Even on the Yosemite trip I faced my new reality.  I wanted to take the very simple hike to Mirror Rock and was confronted with the reality that my experience would be best experienced from the tram as I almost fell several times.  The tram ride was glorious, I stayed on the tram instead of getting on and off saving my energy for my workshop later that night.

The workshops were fun and went by fast,  Mike had a way of getting us all out of our head and gave us tools that we could use in performing musical improv.  This was critical for me because I was such a skeptic of my own ability.  When I implemented his techniques, I found myself not nearly as terrified and kind of in awe of how I was able to perform and be “on par” with my housemates.  Sunday was an intense day.  Multiple workshops leading up to our performance.  It was thrilling to be able to perform for our peers. Going first meant we were able to “get it out of the way” and enjoy the rest of the show.  Our performance was everything I hoped it would be and more.  Those techniques drilled into us cam fairly naturally and the precision of switching twenty performers into a 35 minute set worked well.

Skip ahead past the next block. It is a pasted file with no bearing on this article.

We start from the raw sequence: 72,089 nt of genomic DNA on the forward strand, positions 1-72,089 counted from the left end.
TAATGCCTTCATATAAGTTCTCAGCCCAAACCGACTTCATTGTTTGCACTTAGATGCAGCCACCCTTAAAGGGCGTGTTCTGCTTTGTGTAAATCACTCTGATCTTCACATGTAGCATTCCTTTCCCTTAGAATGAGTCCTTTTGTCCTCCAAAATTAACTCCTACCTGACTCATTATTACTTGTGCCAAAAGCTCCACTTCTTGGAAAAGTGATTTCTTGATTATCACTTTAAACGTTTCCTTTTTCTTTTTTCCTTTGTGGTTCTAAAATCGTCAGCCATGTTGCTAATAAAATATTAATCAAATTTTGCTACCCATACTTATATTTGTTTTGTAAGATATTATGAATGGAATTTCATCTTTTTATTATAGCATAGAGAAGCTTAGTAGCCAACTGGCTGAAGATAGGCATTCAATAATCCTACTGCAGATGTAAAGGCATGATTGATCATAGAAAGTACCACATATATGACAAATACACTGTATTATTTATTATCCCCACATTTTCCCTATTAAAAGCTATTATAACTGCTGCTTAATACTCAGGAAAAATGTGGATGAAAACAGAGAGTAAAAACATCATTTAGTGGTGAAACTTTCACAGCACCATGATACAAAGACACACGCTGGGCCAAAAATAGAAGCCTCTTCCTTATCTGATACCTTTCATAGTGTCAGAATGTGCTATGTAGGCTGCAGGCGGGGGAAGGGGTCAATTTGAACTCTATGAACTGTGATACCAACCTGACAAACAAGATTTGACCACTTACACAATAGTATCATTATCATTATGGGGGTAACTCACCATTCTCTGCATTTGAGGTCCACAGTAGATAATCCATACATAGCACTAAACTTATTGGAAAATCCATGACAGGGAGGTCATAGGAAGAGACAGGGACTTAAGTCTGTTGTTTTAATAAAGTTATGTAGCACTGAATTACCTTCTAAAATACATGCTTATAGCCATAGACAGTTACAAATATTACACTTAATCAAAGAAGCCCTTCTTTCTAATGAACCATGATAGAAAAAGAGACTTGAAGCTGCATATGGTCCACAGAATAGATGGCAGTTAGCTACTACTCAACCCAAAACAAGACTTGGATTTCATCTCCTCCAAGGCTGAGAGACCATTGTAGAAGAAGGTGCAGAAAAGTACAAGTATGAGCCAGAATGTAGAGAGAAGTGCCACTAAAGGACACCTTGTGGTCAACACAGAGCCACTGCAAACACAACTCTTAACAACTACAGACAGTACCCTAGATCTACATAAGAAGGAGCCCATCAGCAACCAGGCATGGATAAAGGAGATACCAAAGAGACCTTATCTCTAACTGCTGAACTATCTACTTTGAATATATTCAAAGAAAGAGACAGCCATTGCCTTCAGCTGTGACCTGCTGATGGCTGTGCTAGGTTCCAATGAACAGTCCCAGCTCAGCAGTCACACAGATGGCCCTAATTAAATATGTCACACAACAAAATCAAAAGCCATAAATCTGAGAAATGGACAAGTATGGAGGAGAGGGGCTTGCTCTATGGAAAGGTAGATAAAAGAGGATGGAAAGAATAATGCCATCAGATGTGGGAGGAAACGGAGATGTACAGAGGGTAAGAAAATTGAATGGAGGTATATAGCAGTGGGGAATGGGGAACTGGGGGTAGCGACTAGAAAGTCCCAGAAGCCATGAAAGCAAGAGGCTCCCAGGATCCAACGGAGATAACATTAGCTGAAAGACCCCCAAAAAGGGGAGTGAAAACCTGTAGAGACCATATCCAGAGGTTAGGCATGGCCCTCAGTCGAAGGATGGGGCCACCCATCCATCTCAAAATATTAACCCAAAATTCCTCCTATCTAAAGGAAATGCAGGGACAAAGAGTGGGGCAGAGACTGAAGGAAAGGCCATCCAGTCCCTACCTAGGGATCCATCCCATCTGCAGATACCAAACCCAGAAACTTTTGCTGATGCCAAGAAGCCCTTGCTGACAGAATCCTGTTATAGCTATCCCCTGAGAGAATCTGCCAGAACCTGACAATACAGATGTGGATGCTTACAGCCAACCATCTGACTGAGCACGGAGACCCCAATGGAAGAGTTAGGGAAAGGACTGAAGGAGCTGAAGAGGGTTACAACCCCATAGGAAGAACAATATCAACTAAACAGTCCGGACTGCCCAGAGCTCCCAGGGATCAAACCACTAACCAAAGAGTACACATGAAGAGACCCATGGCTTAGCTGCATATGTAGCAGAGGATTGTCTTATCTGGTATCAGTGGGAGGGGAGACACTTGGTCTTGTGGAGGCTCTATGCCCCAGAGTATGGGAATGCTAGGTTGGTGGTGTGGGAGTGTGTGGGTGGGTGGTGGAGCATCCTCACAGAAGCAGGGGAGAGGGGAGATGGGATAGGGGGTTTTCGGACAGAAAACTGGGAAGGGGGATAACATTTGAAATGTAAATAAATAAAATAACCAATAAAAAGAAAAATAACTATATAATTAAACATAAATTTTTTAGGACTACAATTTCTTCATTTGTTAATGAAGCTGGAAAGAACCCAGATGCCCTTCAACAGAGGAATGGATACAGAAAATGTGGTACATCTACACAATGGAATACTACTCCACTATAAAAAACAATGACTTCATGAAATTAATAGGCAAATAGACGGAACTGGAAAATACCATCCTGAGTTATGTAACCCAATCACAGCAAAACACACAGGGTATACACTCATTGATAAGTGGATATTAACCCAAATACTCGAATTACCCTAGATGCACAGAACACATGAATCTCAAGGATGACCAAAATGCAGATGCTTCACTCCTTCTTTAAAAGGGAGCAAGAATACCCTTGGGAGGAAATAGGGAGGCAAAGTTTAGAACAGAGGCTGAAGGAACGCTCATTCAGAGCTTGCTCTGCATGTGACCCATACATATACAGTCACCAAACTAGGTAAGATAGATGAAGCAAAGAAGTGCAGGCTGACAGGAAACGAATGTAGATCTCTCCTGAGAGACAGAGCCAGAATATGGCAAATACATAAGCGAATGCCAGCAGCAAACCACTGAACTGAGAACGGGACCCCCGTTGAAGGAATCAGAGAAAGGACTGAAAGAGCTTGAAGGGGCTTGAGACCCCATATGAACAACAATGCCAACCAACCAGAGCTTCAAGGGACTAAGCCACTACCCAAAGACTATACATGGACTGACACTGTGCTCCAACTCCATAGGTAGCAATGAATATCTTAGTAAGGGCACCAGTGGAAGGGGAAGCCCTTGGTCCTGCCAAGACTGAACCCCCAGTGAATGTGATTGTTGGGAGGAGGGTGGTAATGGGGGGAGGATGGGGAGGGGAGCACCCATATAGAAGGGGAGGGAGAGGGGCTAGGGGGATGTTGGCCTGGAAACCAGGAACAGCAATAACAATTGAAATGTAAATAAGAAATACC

After the rush through the performance I had experienced some significant pain and was pretty miserable.  I noticed I wasn’t able to concentrate and enjoy the performances like I’d hoped.  Sadly, I went back to my room and missed the second half of the show.  I was deeply disappointed to miss the other teams of JTS Brown and House of DECON as well as Genre.  Waking up the next morning to find out I’d won an award for “letting nothing stand in my way” was not only a surprise, but an ironic twist as I finally succumbed at the wrong moment.  It’s as though Susan Lucci (television soap opera actress) would have not shown up for her winning year after 19 previous losing ones-LOL.  I was humbled and honored nonetheless.  Like I said earlier, perseverance was the word for the day.

When a situation isn’t ideal, push through.  The support and genuine affection from everyone is hard to articulate into words.  Eric had tried to express that many times with me.  He’d go on for weeks after each camp experience and I felt as if I knew half of the camp already from his previous interactions. I so get it now.  There is a magic  of CAMP that can’t be expressed in words,, it must be felt with the heart.  I’m so very grateful for my camp experience.  It came when I needed it most.  It gave me the confidence I have been lacking as of late.  I live openly with my TBI as I do with my sexuality.  People don’t often talk about TBI, I am hoping I can find ways to share the magic of improv with other TBI survivors.  It’s been the single most life changing moment since my injury 8 years ago.  How do you properly thank people for giving you your confidence back?  You share it with others.

Thank you Nick and everyone at camp who rocked my world!

In gratitude,


P.S.  You can’t have CAMP without CAM!!!  LOL